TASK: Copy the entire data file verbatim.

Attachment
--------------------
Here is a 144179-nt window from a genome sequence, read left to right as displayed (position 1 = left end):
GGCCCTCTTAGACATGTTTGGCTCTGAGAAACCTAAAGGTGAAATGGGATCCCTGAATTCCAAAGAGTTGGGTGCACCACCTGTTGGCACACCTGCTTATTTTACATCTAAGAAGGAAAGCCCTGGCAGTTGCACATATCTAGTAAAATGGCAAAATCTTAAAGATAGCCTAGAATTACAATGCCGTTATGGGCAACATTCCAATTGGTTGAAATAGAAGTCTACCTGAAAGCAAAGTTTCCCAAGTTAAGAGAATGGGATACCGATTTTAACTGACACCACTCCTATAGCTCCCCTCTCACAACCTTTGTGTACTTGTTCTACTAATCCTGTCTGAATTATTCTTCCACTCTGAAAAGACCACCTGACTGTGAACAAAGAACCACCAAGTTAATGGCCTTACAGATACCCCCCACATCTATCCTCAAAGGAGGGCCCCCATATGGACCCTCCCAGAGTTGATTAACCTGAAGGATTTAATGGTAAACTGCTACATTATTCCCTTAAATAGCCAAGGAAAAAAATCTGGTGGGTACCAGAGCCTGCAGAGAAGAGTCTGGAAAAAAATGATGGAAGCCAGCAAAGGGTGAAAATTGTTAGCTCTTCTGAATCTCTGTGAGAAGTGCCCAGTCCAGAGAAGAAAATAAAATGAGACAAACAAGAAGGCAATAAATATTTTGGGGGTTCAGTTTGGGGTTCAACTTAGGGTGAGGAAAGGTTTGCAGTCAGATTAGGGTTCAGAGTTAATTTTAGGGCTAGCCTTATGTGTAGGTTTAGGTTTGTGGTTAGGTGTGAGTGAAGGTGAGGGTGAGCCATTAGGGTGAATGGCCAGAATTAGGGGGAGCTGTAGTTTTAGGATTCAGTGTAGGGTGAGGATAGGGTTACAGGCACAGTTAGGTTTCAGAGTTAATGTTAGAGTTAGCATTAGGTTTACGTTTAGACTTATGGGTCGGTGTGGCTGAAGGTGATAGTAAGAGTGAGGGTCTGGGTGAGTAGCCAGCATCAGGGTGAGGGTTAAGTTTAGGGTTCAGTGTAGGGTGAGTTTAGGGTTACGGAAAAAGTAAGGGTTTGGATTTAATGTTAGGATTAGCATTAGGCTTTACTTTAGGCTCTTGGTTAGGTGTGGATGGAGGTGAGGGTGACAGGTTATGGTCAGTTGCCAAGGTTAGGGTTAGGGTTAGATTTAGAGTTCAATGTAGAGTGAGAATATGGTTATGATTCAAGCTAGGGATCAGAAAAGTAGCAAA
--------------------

Here is a 144179-nt window from a genome sequence, read left to right as displayed (position 1 = left end):
GGCCCTCTTAGACATGTTTGGCTCTGAGAAACCTAAAGGTGAAATGGGATCCCTGAATTCCAAAGAGTTGGGTGCACCACCTGTTGGCACACCTGCTTATTTTACATCTAAGAAGGAAAGCCCTGGCAGTTGCACATATCTAGTAAAATGGCAAAATCTTAAAGATAGCCTAGAATTACAATGCCGTTATGGGCAACATTCCAATTGGTTGAAATAGAAGTCTACCTGAAAGCAAAGTTTCCCAAGTTAAGAGAATGGGATACCGATTTTAACTGACACCACTCCTATAGCTCCCCTCTCACAACCTTTGTGTACTTGTTCTACTAATCCTGTCTGAATTATTCTTCCACTCTGAAAAGACCACCTGACTGTGAACAAAGAACCACCAAGTTAATGGCCTTACAGATACCCCCCACATCTATCCTCAAAGGAGGGCCCCCATATGGACCCTCCCAGAGTTGATTAACCTGAAGGATTTAATGGTAAACTGCTACATTATTCCCTTAAATAGCCAAGGAAAAAAATCTGGTGGGTACCAGAGCCTGCAGAGAAGAGTCTGGAAAAAAATGATGGAAGCCAGCAAAGGGTGAAAATTGTTAGCTCTTCTGAATCTCTGTGAGAAGTGCCCAGTCCAGAGAAGAAAATAAAATGAGACAAACAAGAAGGCAATAAATATTTTGGGGGTTCAGTTTGGGGTTCAACTTAGGGTGAGGAAAGGTTTGCAGTCAGATTAGGGTTCAGAGTTAATTTTAGGGCTAGCCTTATGTGTAGGTTTAGGTTTGTGGTTAGGTGTGAGTGAAGGTGAGGGTGAGCCATTAGGGTGAATGGCCAGAATTAGGGGGAGCTGTAGTTTTAGGATTCAGTGTAGGGTGAGGATAGGGTTACAGGCACAGTTAGGTTTCAGAGTTAATGTTAGAGTTAGCATTAGGTTTACGTTTAGACTTATGGGTCGGTGTGGCTGAAGGTGATAGTAAGAGTGAGGGTCTGGGTGAGTAGCCAGCATCAGGGTGAGGGTTAAGTTTAGGGTTCAGTGTAGGGTGAGTTTAGGGTTACGGAAAAAGTAAGGGTTTGGATTTAATGTTAGGATTAGCATTAGGCTTTACTTTAGGCTCTTGGTTAGGTGTGGATGGAGGTGAGGGTGACAGGTTATGGTCAGTTGCCAAGGTTAGGGTTAGGGTTAGATTTAGAGTTCAATGTAGAGTGAGAATATGGTTATGATTCAAGCTAGGGATCAGAAAAGTAGCAAA